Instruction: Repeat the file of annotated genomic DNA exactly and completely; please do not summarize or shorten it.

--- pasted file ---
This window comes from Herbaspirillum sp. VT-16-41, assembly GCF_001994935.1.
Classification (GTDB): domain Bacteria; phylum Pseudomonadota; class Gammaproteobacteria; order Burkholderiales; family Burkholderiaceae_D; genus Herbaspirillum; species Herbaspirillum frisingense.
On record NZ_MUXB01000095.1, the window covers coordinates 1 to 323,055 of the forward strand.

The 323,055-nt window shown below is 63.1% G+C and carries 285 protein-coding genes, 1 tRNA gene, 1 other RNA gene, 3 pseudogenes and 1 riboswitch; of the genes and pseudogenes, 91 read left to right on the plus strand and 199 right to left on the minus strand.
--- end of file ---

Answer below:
This window comes from Herbaspirillum sp. VT-16-41, assembly GCF_001994935.1.
Classification (GTDB): domain Bacteria; phylum Pseudomonadota; class Gammaproteobacteria; order Burkholderiales; family Burkholderiaceae_D; genus Herbaspirillum; species Herbaspirillum frisingense.
On record NZ_MUXB01000095.1, the window covers coordinates 1 to 323,055 of the forward strand.

The 323,055-nt window shown below is 63.1% G+C and carries 285 protein-coding genes, 1 tRNA gene, 1 other RNA gene, 3 pseudogenes and 1 riboswitch; of the genes and pseudogenes, 91 read left to right on the plus strand and 199 right to left on the minus strand.